Could eating two fried chicken meals per week cause cancer?
Fried food is incredibly tasty. Unfortunately, for many reasons, over-consumption of it can be deadly, and as a result, everyone must do what they can to limit their intake of this type of food.
Many of the connections between overeating fried foods are deeply intuitive. It doesn’t take more than a rudimentary understanding of biology and physiology to realize that overeating this type of food, like chicken, can result in a slew of health problems, such as diabetes, heart disease, high cholesterol and obesity.
What is less well known is the connection between fried chicken and numerous types of cancer: Multiple studies have shown that eating fried chicken twice a week or more can result in an increased risk of stomach cancer, esophageal cancer, gastric cancer, precancerous lesions and more.
What is it about fried foods which cause cancer?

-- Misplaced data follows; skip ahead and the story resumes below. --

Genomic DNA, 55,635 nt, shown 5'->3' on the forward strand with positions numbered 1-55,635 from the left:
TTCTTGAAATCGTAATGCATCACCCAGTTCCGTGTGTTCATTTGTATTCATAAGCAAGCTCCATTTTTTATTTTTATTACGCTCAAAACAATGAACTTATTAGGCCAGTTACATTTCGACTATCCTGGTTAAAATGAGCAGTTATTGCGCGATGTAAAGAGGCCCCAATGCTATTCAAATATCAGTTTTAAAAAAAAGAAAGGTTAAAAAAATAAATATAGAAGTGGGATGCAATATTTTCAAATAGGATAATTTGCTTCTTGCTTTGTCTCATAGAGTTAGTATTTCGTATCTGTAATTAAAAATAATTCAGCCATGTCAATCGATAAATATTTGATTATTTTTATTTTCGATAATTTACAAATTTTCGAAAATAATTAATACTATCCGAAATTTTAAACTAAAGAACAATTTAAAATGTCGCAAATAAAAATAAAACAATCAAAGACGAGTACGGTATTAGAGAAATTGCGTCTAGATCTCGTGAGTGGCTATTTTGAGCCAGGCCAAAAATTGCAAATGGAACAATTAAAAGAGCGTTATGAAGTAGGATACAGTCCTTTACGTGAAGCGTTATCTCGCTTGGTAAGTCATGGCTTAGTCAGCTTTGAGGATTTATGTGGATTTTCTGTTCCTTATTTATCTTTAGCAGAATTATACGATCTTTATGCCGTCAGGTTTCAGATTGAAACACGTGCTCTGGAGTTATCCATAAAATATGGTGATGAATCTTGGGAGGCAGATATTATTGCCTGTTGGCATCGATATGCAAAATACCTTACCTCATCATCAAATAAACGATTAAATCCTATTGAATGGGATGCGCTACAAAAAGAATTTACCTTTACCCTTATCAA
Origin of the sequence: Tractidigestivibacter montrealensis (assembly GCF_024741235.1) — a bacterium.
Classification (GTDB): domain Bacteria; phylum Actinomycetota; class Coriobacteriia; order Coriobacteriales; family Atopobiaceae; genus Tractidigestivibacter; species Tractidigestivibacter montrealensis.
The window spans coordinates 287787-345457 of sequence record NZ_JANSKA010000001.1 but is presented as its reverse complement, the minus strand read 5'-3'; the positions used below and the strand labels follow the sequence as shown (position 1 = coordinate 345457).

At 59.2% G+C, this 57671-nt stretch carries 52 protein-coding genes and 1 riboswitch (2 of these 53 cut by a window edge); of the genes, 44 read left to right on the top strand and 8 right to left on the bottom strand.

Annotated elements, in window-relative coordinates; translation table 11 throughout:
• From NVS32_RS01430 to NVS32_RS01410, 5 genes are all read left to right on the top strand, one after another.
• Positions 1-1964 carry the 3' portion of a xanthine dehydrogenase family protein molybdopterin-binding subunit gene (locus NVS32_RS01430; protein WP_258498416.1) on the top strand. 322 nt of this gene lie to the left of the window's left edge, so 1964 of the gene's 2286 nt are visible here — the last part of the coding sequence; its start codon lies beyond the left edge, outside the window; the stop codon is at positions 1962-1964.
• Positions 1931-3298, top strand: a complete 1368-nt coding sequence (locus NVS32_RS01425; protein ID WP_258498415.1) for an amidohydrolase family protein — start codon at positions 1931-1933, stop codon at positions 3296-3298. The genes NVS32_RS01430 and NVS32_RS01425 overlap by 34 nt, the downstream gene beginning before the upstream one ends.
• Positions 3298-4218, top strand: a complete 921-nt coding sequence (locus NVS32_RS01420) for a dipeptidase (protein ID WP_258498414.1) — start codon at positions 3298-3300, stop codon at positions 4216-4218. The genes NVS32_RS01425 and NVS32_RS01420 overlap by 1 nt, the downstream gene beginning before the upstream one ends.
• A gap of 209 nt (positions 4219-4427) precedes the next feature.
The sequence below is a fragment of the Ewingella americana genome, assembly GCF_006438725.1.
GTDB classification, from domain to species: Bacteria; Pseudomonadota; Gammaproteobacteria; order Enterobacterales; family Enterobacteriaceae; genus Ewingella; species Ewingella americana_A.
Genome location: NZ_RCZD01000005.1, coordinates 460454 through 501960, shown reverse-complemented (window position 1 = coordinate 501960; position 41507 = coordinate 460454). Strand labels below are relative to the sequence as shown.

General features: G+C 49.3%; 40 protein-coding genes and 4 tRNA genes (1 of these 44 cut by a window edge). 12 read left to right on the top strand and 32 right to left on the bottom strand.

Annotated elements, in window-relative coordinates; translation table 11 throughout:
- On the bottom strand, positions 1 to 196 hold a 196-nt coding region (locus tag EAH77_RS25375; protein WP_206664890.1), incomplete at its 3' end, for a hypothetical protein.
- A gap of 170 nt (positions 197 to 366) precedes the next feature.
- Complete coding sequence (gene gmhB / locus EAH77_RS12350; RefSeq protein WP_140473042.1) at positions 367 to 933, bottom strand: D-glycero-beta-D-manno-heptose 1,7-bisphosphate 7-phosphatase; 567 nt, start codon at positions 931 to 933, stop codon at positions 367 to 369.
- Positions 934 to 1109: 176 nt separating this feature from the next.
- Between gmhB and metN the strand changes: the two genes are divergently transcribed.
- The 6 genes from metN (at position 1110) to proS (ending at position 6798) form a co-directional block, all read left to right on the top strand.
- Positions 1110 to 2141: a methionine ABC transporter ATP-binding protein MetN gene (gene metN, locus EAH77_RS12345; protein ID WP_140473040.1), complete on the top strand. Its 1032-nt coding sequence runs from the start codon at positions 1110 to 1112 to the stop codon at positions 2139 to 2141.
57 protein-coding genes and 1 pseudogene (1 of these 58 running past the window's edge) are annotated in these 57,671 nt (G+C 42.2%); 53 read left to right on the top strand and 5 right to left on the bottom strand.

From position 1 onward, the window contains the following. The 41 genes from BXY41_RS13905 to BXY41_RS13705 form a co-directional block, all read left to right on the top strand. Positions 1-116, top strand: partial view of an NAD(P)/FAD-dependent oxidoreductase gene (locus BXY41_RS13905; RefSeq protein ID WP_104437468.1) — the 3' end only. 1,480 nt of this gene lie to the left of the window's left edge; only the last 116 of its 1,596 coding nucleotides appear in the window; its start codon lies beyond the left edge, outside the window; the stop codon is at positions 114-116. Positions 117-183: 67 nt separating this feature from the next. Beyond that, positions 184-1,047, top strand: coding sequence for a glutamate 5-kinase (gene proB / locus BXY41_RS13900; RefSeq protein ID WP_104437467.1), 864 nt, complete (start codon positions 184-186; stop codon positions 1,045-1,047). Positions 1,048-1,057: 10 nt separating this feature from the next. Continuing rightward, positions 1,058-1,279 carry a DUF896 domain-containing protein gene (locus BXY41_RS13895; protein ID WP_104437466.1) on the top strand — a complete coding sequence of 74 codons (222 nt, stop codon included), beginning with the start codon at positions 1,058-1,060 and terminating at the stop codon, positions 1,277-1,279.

According to available research, the primary cause of the connection between fried foods and cancer centers around acrylamide, which is a chemical that forms in foods which are baked or fried at high temperatures.
- Arcylamide is formed when the naturally occurring sugars in a food react with asparagine, which is created in high heat. More acrylamide is formed the longer a food is fried. So, yes, there is a connection between deep-fried food and cancer risk. It’s worth noting that, when manufactured, acrylamide is used largely in industrial manufacturing in the production of paper, dyes, and plastics.
Acrylamides connection to cancer is unfortunately clear. Numerous studies have shown that acrylamide exposure in rodents is correlated with multiple types of cancer. It has also caused tumors in rats. Additionally, the National Toxicology Program’s Report on Carcinogens lists acrylamide as a “human carcinogen,” meaning they believe it causes cancer.
The risk with acrylamide is so great that some countries’ equivalent of the Food and Drug Administration have issued official warnings against consumption of foods that may contain acrylamide, noting the general connection between the chemical and cancer. The U.S. Food and Drug Administration has issued no such warnings, but there are regulations about the amount of acrylamide which can be found in drinking water.